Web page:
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4 Steps to Having Open Conversations With Loved Ones About Your Chronic Illness

Living with a chronic illness means adapting all areas of your life to fit around it. It might mean changing the way you work or how much time you spend with loved ones. This can cause conflict with the people in our lives, as they don’t fully comprehend the impact of our illness. To help with this, we might decide to have an open conversation with our family and friends, to help them understand why we are putting certain things in place or what our lives may look like in the future now that we have a chronic illness to manage.

If you’ve been in this position before, you will know the issues that can arise when having these conversations, particularly with the closest people in our lives. These conversations may become heated and emotional as many delicate points can be brought up and discussed in a new way. Over the years, I have had many of these conversations and most of them did not go smoothly. After having a lot of these strained discussions, I decided I needed a plan to help me get through them and ensure the conversation was beneficial for both myself and the people I was speaking with. And so, I created my step-by-step guide to having an honest conversation with family and friends about my chronic illness.

Step 1: Decide exactly what aspect of your chronic illness you want to talk about.

A lot of the times I started a conversation about my illness with my family and friends, I would find myself easily getting distracted and drifting into other subjects. It would only be after the conversation was over that I would realize I didn’t talk about the one thing I needed to. Now when I know I need to have a conversation with someone about something in particular, I bring it up at the beginning, telling them I want to talk to them about this specific thing. This helps us both to stay on topic and allows me to speak about the things I want to.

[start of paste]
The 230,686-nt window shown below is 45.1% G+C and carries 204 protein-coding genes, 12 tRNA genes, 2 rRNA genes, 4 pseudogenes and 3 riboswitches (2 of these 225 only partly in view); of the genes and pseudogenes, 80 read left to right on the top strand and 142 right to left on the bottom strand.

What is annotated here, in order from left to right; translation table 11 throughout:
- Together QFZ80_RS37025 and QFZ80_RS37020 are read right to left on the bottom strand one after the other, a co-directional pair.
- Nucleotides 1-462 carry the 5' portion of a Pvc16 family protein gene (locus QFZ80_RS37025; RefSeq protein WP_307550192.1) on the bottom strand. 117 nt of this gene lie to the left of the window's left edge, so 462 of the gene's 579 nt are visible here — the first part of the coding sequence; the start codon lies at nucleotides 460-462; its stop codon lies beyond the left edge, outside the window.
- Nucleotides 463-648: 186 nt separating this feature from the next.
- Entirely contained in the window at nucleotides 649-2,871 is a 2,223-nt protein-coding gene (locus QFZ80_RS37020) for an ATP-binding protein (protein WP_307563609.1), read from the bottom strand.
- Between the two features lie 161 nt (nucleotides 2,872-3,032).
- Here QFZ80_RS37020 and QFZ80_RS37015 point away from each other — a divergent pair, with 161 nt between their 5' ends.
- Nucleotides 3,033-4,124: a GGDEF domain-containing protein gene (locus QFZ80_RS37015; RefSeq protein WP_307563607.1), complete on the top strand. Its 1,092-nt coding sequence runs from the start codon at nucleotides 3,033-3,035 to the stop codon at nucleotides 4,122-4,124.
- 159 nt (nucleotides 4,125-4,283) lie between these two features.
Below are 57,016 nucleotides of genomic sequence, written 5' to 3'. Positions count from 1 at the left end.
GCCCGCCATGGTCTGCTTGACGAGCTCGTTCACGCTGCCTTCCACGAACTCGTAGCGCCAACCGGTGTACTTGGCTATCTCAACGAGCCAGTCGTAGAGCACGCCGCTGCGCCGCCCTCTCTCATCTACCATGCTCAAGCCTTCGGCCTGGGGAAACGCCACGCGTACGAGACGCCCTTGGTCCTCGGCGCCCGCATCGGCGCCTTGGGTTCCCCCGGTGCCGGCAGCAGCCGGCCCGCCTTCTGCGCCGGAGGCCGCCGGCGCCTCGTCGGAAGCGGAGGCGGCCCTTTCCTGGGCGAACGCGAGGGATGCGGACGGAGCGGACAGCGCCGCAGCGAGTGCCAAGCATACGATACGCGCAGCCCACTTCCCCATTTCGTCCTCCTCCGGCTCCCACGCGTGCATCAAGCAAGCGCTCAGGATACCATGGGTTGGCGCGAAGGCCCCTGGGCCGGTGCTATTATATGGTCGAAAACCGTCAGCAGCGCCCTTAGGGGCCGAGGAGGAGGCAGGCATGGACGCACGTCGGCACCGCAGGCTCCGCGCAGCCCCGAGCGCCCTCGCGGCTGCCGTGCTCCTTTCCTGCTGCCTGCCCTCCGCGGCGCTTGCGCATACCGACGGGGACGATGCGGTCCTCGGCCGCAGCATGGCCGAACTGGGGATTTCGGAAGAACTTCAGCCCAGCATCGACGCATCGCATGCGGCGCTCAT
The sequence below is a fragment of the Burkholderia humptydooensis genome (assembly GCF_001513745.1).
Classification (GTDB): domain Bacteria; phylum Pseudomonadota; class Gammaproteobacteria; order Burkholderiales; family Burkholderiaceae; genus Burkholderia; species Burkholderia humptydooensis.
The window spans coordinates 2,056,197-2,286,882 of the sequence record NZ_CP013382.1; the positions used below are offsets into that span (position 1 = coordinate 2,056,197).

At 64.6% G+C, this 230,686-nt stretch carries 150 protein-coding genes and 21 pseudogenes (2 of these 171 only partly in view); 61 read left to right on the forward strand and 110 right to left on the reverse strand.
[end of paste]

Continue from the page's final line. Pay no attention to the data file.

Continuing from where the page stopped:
Step 2: Plan an appropriate time and place to have the conversation.

Looking back on some of the discussions I have had that quickly turned into arguments, I can identify times when I brought up a subject in the wrong place. I’ve found that conversations I know are going to be very emotional or difficult should be had in a private place where all people involved feel comfortable. You can’t expect someone to react to something calmly if they are already in an environment they feel uneasy in. For conversations I want to feel lighter and less intense, I find going for a walk together can make it easier to talk about things. This is because you’re not facing each other and you’re partially focused on another activity. Some of the deepest conversations I’ve ever had have occurred on a walk or in the car.

Step 3: Acknowledge that some things may be difficult for the other person to hear.

When we live with a chronic illness, we can spend so much time focusing on how we are affected by it, we can forget our loved ones have been affected by it too. When I first started my blog and showed the posts to my family, I was surprised by their reactions. I remember my parents telling me that they found it difficult to read about the ways this illness has changed my life and the range of symptoms I have to deal with on a regular basis. To me, this information wasn’t emotional at all because it was something I was used to but to them, it was a stark reminder of the difficulties their daughter has to face. I try to remind myself people react in different ways to the same scenario depending on the context behind it. This helps me be more accepting of reactions towards what I am saying and being open to their point of view.

Step 4: Know when to let it go.

Sometimes you can try all you can to make someone comprehend what you’re going through and they just don’t get it. This might be because it is too hard for them to understand or they don’t want to understand. In either case, it’s important to know when to let the subject go and to accept that their opinion might not match your own. This step has saved me a lot of energy and for someone living with CFS/ME, that is very important to me.

By using these simple guides, I have been able to have much more productive and honest conversations with the people in my life and consequently, have greatly improved my relationships with them. After 10 years living with chronic illness, I know the relationships we have are incredibly important, and meaningful conversations are the best way to nourish them.

Getty image by Fizkes.

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